Peptic Ulcer Disease: Skip the Antacid and See Your Doctor Instead
Mike, a regional representative for an
expanding software company, has had bouts of stomach discomfort and pain for
eight months. His busy schedule has kept him from going to the doctor, and he
figures he will eventually lower his stress level and wean himself off favorite
spicy foods. Besides, a friend has introduced him to an over-the-counter (OTC)
acid-reducing drug that treats his heartburn. Mike believes that he may have
cured his problem.
Mike is typical of the many people in the
United States who suffer from heartburn, which can be a symptom of an ulcer.
Too busy to seek treatment, people instead self-prescribe an antacid. The
trouble is, many of these individuals actually have peptic ulcer disease (PUD),
and by self-medicating, are not getting proper treatment for their condition.
According to the American Gastroenterological Foundation (AGA), 25 million
Americans currently suffer PUD, which is caused by the bacterium
Helicobacter pylori (H. pylori). However, studies show that
public perception of ulcers -- that they are caused by stress -- continues,
despite evidence to the contrary.
Terry Waters, a former college wrestler and baseball player, loved working out. He got real pleasure out of pushing himself hard at the gym, and he liked the feeling of tired but virtuous afterwards. He figured regular physical activity and its health benefits would always be a part of his life.
Then came marriage, three kids, a demanding job as a software engineer in Boston — and a thousand and one excuses not to make it to the gym. “For a little while, you convince yourself you’re still in pretty...
In a survey conducted by the AGA, nearly 90
percent of Americans reported that they still believe stress causes ulcers.
"Most of the public doesn't know about the association (between ulcers and
bacteria), and the reason that's a concern is that many people will just take
over-the-counter antacids and histamine blockers -- and just take them for
years without a physician's care," says David Swerdlow, an epidemiologist
at the Centers for Disease Control and Prevention (CDC) and co-author of a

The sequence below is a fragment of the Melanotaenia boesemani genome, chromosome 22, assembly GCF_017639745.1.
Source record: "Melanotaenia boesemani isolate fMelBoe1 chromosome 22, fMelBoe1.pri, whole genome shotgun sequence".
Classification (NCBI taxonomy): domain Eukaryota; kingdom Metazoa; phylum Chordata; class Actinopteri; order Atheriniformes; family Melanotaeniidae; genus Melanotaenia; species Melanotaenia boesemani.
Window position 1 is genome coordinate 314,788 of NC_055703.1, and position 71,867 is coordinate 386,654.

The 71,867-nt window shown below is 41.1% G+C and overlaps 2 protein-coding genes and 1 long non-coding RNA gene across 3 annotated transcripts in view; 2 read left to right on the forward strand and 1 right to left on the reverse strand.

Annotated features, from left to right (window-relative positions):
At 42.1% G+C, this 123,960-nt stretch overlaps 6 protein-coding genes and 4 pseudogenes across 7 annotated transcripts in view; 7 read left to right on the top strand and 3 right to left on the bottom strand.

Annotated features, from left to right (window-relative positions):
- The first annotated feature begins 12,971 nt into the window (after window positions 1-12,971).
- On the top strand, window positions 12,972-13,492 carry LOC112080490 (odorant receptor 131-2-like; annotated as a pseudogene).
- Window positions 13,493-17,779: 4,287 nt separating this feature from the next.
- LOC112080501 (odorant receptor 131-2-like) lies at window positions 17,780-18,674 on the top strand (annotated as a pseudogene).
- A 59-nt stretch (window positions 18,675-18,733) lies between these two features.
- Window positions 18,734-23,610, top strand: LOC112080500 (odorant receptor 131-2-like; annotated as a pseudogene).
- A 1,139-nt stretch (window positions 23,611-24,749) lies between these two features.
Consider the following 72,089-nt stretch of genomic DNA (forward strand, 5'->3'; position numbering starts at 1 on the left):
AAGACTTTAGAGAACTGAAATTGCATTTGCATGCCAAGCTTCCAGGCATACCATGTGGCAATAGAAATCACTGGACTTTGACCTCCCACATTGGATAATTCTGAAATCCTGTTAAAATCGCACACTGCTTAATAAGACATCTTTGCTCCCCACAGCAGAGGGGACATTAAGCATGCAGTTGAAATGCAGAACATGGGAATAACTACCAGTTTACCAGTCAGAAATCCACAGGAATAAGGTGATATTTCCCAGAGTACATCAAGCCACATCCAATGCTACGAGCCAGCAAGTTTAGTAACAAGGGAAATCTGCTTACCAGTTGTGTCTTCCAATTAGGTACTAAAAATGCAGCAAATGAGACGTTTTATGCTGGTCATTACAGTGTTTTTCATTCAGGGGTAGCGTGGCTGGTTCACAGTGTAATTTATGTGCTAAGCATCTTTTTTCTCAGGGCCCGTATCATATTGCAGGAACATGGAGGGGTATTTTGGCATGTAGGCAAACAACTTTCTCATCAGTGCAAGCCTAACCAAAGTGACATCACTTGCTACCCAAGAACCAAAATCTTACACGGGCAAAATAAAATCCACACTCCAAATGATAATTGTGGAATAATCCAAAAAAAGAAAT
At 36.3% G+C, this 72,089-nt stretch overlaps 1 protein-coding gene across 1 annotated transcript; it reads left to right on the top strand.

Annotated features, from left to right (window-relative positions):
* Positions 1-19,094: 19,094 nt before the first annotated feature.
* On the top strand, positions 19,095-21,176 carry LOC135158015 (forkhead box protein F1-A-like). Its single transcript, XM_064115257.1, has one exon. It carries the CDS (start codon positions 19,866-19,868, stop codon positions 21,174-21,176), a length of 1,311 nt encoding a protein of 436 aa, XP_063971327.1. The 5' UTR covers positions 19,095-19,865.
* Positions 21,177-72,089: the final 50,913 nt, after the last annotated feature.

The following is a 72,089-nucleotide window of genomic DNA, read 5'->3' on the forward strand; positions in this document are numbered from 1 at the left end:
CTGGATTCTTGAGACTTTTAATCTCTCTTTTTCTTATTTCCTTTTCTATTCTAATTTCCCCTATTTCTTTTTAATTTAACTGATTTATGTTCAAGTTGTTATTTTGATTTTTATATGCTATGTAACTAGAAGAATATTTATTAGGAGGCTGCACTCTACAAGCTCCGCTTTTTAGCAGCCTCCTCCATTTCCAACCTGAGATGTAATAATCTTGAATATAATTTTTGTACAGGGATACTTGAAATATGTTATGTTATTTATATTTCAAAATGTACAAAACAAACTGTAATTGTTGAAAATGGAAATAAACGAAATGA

recent study published in the journal Infectious Diseases in Clinical
Practice. In fact, the lack of awareness on the part of both the public and
the medical community led Congress to recommend to the CDC that it mount an
effort to educate people.
In the study, Dr. Mark Dworkin and colleagues
state that many studies show that when H. pylori is treated properly --
with a regimen of antibiotics -- people are cured, even if they've had an ulcer
for years. By contrast, "treating" ulcers with an antacid does not get
rid of the bacterium that causes it and carries with it an 80 percent
How Is PUD Diagnosed?
A variety of tests are available for H. pylori infection. They
include a stool test, a breath test and a test that involves placing a flexible
tube called an endoscope into the stomach or upper intestine, which is used to
obtain a sample from the stomach lining that can be tested for the bacteria.
The AGA reports that there are more than one million ulcer-related
hospitalizations each year. H. pylori has also been implicated as the
cause of some gastric cancers and may play a role in other diseases, so a
diagnosis at the first sign of symptoms is important.
Not All Doctors Treat PUD the Same
A report in the July 26, 1999 issue of the Archives of Internal
Medicine found that treatment designed to kill H. pylori tends to
vary widely from doctor to doctor. The study found that some patients get two
drugs, while others get three, writes author Dr. M. Brian Fennerty of Oregon
Health Sciences University in Portland and colleagues at the Veterans Affairs
Medical Center in Portland and at Wisconsin Medical School. The most effective
combination was a three-drug regimen containing a proton pump inhibitor, a
medication that suppresses stomach acid. Ask your doctor for this